TIL: a Reddit dictionary

Reddit is not your mother's Facebook. The social news site has received praise and criticism for its role in the recent Boston bombings and, as a result, has attracted a lot of attention and new users. But Reddit is not for the faint of heart.

Redditors tend to be more outspoken than people on other social media sites.  Most users go by a screen name, which provides anonymity and tends to make people feel free to say just about anything without risk of consequences.

In addition to having a thick skin, you need to understand the terms and abbreviations used by Redditors to understand the posts.

First, it's OK to be a "lurker," someone who reads Reddit but doesn't comment. In fact, lurk as long as you'd like, or at least until you feel ready to comment.

Reddit shorthand is a lot like the acronyms associated with texting and some terms, such as YOLO (you only live once), have made it into the mainstream. Here are some of the most common abbreviations you'll need to get around:

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IAmA (I am a) is a popular subreddit that allows a person to initiate a question and answer session with Redditors. IAmAs are often conducted by someone with an interesting job or by celebrities, such as President Barack Obama who hosted an IAmA last fall.

AMA is the second part to an IAmA and means "ask me anything," so the form is I am a (fill in the blank), AMA  or alternately AMAA, "ask me almost anything." Redditors take their AMAs literally, and will blast a person for dodging questions — just ask Woody Harrelson whose 2012 AMA is known as the worst one ever.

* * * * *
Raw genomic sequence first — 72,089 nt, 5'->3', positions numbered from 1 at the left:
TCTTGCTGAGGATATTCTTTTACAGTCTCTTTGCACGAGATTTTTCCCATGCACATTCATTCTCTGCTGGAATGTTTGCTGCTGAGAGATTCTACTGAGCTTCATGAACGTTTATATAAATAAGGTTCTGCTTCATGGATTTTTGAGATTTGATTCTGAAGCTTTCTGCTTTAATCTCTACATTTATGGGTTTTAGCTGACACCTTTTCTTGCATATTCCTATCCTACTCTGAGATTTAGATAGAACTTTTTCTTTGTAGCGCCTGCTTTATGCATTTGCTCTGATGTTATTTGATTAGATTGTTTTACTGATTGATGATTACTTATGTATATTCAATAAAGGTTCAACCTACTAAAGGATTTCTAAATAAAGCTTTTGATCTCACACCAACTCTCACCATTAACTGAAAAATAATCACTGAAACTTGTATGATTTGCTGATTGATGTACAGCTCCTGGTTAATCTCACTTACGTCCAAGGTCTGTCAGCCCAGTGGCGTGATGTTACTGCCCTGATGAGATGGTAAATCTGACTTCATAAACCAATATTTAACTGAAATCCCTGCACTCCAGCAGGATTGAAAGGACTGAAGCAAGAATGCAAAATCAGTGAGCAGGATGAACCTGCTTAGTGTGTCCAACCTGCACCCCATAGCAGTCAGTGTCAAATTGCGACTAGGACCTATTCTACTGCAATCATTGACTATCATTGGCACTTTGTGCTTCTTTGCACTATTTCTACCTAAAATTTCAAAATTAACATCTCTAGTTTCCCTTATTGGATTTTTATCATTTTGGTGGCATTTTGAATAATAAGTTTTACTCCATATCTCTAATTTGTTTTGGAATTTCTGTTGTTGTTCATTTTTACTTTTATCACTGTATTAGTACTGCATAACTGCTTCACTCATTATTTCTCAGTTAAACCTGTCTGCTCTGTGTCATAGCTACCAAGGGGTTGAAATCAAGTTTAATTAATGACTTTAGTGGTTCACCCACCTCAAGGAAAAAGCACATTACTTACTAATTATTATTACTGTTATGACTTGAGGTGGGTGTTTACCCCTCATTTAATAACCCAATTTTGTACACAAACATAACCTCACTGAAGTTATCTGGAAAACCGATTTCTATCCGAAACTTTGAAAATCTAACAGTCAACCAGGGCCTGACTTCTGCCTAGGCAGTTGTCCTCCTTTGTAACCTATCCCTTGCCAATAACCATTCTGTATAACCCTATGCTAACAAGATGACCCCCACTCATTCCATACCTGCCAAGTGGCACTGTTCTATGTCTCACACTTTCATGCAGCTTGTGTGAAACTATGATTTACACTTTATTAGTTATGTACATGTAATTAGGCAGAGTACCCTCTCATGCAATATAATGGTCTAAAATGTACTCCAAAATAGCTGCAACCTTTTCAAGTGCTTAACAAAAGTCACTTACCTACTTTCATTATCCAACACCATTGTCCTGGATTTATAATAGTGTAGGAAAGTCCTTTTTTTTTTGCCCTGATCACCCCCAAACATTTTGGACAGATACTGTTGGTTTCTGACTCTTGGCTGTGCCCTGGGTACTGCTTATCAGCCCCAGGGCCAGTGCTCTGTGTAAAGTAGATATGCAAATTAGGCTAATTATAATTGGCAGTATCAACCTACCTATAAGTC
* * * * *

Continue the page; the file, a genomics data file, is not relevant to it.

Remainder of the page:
DAE stands for "does anyone else" and is often used by an original poster to draw attention to something that may be more common than most people suspect.

FTFY indicates a correction and means "fixed that for you."

IANAL stands for "I am not a lawyer" and is used before legal advice is given to remind readers to check with an attorney before taking a layman's advice.

MSM refers to mainstream media, including television, newspapers and online news sites — and does not refer to Reddit .

NSFW  stands for "Not Safe for Work" and serves as a warning that a link contains racy or vulgar material.

NSFL (Not Safe for Life) indicates material that is disturbing no matter where you are, such as gruesome accident photos.

OP is the Original Poster, used instead of a Redditor's screen name when referring to the person who started a particular conversation.

TIL is short for Today I Learned, which is a common way to start a post and usually refers to an interesting bit of information, such as this one: "TIL Sean Connery single handedly beat 4 men in a night club while Michael Caine held his coat."

TL;DR means Too Long; Didn't Read and is used  by commenters to point out a rambling post.